The Nursery Tours I took Monday left me with a number of stories to tell about where we are in the history of the field. These stories will all be told with two characters - the first, a classic, internationally known plantsman and nursery owner in his early 70s; and the second, a man, just older
than I by a decade, also a nursery owner who identifies not as a "plantsman" but as a "businessman."
Mark, the businessman (who, I will be very excited to buy plant material from because it is all great stock), notes that his nursery doesn't have a propagator anymore. That work is specialized and now they buy in all their rooted material in 288s and move them up into #1 cans where they grow them on and develop them for a number of months before they are ready to ship into the retail/wholesale market.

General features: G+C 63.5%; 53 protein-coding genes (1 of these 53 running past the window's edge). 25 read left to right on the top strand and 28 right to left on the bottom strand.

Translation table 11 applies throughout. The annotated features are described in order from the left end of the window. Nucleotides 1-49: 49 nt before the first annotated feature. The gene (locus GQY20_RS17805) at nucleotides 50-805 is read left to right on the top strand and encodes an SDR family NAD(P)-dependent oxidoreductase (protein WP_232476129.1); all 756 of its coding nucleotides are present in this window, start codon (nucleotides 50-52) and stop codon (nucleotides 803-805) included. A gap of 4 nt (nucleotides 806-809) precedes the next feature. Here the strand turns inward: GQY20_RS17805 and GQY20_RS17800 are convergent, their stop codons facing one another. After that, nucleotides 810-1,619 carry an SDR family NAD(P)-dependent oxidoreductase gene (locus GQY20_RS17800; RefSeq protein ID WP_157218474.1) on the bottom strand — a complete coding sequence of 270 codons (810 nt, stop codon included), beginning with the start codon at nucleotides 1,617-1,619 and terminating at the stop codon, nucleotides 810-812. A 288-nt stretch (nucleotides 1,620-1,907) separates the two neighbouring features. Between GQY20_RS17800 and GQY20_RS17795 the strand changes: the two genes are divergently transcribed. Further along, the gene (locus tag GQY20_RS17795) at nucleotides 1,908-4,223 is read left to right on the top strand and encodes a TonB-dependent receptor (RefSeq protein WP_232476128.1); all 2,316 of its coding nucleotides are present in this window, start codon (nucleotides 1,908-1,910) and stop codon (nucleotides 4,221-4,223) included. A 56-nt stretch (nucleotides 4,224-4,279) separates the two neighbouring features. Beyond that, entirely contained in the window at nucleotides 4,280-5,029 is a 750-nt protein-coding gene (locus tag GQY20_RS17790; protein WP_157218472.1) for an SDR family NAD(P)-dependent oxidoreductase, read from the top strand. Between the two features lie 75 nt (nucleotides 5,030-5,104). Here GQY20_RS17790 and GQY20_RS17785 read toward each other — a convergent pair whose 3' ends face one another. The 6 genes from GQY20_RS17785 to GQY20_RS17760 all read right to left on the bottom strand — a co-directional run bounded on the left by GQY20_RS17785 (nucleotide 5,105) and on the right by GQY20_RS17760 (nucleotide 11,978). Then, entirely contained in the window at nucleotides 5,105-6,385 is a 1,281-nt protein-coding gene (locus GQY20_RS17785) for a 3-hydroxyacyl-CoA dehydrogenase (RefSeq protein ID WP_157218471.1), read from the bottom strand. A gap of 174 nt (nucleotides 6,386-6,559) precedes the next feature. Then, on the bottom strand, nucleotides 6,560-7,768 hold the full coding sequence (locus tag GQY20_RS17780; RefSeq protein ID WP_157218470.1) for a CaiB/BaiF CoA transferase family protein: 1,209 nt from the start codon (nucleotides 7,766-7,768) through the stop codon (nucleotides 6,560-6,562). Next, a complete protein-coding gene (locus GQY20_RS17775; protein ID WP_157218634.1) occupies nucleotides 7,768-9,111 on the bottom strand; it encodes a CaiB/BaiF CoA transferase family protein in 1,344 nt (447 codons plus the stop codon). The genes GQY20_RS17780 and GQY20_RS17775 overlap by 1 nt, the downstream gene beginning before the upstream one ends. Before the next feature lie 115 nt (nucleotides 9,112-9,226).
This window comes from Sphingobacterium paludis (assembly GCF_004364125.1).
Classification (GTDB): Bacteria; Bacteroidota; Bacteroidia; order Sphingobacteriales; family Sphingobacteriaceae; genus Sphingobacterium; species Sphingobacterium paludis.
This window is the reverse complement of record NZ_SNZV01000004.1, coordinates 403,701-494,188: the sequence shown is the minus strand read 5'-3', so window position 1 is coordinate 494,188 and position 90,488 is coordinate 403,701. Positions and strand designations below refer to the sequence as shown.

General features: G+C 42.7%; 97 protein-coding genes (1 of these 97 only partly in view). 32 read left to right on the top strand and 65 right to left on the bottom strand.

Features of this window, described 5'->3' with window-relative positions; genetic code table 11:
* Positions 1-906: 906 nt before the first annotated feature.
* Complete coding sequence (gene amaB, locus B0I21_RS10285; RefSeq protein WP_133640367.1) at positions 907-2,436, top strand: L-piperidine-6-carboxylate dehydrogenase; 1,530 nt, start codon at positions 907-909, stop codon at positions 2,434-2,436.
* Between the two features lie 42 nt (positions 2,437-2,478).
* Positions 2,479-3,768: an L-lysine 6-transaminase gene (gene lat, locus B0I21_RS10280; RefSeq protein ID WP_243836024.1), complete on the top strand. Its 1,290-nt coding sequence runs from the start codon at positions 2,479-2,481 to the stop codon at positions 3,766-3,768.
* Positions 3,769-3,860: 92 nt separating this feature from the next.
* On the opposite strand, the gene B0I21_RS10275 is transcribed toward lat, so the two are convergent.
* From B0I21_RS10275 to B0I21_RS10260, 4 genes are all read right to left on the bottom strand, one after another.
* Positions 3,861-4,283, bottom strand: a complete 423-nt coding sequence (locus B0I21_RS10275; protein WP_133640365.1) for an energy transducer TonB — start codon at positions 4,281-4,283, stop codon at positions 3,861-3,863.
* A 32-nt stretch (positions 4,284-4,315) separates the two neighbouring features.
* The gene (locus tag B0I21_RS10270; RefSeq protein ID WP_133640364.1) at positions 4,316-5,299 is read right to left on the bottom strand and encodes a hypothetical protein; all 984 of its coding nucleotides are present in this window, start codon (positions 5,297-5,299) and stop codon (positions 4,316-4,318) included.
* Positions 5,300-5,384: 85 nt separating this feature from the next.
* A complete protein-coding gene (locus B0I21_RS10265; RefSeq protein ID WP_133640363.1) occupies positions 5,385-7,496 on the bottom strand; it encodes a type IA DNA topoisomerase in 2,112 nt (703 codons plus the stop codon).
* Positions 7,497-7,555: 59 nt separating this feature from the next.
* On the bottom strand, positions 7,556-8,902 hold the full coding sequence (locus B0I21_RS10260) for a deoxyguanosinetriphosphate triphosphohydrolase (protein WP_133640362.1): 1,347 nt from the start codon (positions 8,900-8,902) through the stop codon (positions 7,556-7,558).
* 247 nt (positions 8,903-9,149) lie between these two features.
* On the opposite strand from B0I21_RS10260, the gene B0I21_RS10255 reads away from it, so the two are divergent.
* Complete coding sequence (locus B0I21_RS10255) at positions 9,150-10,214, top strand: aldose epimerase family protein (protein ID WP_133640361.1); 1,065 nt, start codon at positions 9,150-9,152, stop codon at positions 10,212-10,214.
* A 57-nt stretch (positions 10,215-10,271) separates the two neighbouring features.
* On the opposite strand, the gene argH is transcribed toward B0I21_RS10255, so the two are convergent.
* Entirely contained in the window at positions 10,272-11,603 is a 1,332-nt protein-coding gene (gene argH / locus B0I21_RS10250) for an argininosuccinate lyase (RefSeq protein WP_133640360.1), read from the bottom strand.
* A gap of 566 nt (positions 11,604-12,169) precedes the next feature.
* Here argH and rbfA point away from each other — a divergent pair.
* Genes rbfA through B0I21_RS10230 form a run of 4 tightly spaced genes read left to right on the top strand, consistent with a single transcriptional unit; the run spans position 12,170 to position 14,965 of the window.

Mark's story is evoked as I am reading through this 40 year old Garden and Patio Building book put out by Sunset Magazine in 1979. There is a whole chapter in the book on cold frames, hotbeds, greenhouses, plant shelters, shade structures, potting sheds, and work benches. These used to actually be part of peoples gardens. But. The home gardener also got rid of the propagator.
An entire part of horticulture that relates people to nature - seeds, rooting cuttings, propagation - has disappeared. Now we just buy everything in.